“Betty, this is miracle running. Woowee! Could you have ever imagined my legs feeling this much better? ”
I’ll get to the buddha/football symbolism shortly. For now, consider a squirrel’s behavior. They live in groups while constantly gathering food and preparing for the future. Some of their constant motion is actually play -- they love a raucous wrestling match. Determined and intelligent, they get what they want despite my annoyance with their relentless food foraging in my “squirrel proof” bird feeder. These darn tree rats drive me, wait for it...nuts!
Our foes can also be great teachers, correct? So as I consider my ongoing, grand battle with squirrels, I realize that my issues with them actually could be a type of jealousy of their best qualities. Perhaps, their qualities remind me of my insecurities? Am I working hard enough? Am I sincerely preparing for the future? Do I balance all of this work with a little playtime? Do I adamantly carry on despite obstacles?
Their skills get in the way of my quest for a bird sanctuary paradise. I want the freedom to do as I please regardless of the various species around me. How can I create harmony in my yard when animals are not doing exactly what I want? Who is being annoying now? I must restrain my selfish thoughts and learn to live peacefully with everyone...even squirrels.
Chapter 41 in Volume II of The Path of Life is called Freedom and Restraint. The chapter gives excellent advice on how to create a peaceful society. Pangu explains to Master Ou, “good and evil came into being simultaneously with mankind...To rein in the evil and propagate the good is the holy task of this mankind.” What is good and evil? “The ideas and actions that can satisfy one’s own life and desire and also other people's lives and desires are good; the opposite is evil.” We are being asked to restrain ourselves from evil, temper ourselves in order to elevate our heart and souls for the holy task. This difficult tempering most certainly helps us become calmer, kinder, more productive individuals, and it can also have profoundly positive effects on our families, friends, community as well as all of humankind.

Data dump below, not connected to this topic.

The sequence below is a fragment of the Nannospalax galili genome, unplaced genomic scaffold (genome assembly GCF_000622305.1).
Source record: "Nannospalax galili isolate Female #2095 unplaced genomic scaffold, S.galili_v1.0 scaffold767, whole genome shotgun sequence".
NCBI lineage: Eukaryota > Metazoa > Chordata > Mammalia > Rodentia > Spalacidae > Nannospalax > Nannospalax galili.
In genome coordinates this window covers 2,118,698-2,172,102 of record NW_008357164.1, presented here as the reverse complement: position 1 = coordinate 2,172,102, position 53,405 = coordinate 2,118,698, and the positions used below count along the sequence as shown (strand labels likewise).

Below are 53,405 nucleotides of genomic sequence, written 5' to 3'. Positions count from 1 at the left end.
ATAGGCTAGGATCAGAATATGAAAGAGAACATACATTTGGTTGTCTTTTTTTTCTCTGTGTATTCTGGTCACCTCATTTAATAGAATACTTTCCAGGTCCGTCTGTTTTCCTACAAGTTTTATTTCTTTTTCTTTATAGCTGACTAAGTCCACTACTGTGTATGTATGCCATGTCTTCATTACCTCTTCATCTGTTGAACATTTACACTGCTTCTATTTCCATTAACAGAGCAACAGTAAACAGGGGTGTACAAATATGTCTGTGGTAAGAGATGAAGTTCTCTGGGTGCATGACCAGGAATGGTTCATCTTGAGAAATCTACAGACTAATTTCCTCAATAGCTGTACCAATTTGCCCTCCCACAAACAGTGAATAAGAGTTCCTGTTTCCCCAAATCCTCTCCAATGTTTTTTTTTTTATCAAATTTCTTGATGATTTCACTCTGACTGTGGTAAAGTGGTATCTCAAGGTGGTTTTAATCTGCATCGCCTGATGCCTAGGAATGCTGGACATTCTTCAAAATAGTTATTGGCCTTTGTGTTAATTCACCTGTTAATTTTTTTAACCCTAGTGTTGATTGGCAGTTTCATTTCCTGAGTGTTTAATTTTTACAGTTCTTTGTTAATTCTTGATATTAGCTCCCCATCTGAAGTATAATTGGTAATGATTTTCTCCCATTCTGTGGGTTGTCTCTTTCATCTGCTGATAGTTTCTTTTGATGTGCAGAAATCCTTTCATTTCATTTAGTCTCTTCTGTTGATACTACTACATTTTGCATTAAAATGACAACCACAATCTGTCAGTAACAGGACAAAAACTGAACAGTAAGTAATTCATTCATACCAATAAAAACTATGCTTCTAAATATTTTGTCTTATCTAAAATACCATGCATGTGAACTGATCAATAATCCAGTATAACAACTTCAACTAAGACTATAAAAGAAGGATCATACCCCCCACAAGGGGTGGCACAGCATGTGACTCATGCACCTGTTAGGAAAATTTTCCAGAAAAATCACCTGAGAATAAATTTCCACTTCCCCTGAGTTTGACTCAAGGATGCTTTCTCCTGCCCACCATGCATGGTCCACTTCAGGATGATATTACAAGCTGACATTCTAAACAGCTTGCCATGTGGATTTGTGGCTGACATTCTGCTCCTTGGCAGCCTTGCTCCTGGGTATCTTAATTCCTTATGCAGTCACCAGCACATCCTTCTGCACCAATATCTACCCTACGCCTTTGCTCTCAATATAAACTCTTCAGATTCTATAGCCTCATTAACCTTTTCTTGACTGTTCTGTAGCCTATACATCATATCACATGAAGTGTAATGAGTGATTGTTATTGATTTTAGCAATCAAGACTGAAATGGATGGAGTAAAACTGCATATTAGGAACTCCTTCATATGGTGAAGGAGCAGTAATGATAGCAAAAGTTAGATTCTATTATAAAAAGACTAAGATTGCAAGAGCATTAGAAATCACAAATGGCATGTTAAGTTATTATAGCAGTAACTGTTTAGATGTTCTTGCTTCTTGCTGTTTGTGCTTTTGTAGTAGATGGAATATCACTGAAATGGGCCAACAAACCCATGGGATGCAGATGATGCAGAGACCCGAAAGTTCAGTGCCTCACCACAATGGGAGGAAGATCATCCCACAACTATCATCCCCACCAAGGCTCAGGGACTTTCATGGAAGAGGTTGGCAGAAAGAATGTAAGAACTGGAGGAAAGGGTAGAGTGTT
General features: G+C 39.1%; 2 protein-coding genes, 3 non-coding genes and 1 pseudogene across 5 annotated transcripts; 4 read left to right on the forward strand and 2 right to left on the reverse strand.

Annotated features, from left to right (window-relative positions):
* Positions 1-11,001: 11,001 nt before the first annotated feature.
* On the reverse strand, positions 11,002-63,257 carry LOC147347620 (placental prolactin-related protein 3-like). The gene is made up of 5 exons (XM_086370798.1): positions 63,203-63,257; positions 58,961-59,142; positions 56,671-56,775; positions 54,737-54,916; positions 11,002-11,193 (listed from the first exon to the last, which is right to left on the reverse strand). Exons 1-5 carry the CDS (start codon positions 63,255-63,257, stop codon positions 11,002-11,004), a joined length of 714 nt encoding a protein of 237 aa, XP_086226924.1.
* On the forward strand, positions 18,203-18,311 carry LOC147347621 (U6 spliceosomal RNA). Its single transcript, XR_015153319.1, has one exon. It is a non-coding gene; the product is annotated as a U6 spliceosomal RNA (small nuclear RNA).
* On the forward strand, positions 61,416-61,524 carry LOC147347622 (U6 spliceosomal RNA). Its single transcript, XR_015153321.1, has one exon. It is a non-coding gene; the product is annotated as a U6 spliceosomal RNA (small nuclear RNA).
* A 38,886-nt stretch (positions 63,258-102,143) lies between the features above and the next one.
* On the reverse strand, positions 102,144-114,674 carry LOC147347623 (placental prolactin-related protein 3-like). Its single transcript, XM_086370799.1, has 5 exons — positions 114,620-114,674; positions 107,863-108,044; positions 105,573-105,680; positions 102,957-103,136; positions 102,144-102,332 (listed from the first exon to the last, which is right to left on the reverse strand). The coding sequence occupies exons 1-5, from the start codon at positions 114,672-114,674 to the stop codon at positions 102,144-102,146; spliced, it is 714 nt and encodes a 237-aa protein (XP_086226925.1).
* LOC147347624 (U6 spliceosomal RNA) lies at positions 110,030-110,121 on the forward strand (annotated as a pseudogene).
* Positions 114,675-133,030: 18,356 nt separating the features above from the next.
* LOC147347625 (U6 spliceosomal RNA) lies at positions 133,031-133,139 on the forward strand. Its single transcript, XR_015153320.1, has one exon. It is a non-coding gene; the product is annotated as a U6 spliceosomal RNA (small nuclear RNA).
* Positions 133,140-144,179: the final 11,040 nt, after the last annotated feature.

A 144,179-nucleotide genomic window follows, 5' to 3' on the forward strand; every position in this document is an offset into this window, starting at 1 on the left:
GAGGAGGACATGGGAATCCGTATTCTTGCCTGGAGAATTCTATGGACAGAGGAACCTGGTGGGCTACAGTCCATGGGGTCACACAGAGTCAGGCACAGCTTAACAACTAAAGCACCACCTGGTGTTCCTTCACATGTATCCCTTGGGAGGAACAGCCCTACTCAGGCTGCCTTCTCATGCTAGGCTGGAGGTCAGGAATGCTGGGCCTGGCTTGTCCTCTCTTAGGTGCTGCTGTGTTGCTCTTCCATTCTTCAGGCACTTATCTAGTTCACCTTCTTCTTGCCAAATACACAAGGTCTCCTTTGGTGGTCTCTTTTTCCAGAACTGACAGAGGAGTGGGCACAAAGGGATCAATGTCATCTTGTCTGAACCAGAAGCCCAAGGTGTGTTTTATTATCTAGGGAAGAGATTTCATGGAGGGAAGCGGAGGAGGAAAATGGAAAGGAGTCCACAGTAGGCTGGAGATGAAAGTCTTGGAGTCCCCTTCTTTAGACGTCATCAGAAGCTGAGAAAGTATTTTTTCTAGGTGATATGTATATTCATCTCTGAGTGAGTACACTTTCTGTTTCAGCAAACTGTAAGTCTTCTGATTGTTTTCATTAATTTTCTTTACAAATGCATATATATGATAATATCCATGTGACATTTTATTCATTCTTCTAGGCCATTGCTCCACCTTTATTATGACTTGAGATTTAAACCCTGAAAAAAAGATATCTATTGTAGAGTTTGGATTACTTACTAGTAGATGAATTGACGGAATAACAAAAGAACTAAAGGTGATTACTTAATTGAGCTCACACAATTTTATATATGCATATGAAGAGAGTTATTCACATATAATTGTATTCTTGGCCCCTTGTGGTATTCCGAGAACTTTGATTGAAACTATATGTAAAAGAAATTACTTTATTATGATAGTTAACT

With this in mind, here is my advice on how to attain the holy task: be like the buddha squirrel in the Heisman trophy pose while balancing on the sun and moon. Huh??? Meaning, get in the game with like minded people and stay in until peace prevails. Face your foibles and learn from them. If you feel awkward or uncomfortable with things/people you don't understand, stay in the discomfort and ask yourself, “why do I feel this way?” (Difficult, I know. I'm here to help. Feel free to set up an energy adjustment and intuitive exploration appointment.)
Open your heart and mind to everyone and everything, not just the people who are almost exactly like you. With great self reflection, work hard and don’t give up. Find some time for self care and play. Keep: helping, learning, listening, hoping, and expanding. Good deeds and kindness inspire others who may feel hopeless. Be relentless; become the holy task as you temper and restrain. If you already are doing all this, then, wonderful and thank you. Know that your hard work is helping greatly.
Practice more qi gong. If you haven’t learned Pangu Shengong (internal marital arts) yet, contact me and I can teach you. The form, created by qi gong grand master Ou Wen Wei and based on ancient Chinese philosophy, helps you become more peaceful, productive, and healthy while balancing and cultivating vital life force “qi” energy (yin/silver moon/feminine energy and yang/ golden sun/masculine energy) in your body. And, as you have been reading it contains a rich philosophy of kindness. You can dedicate the practice to people who need it or dedicate the practice for peace for all of humankind. Be the light; outshine the darkness.
Art by - http://www.kateboppart.com/
Children's Literature - Magical Realism, Nature, Spirituality, Qi Gong #ownvoices.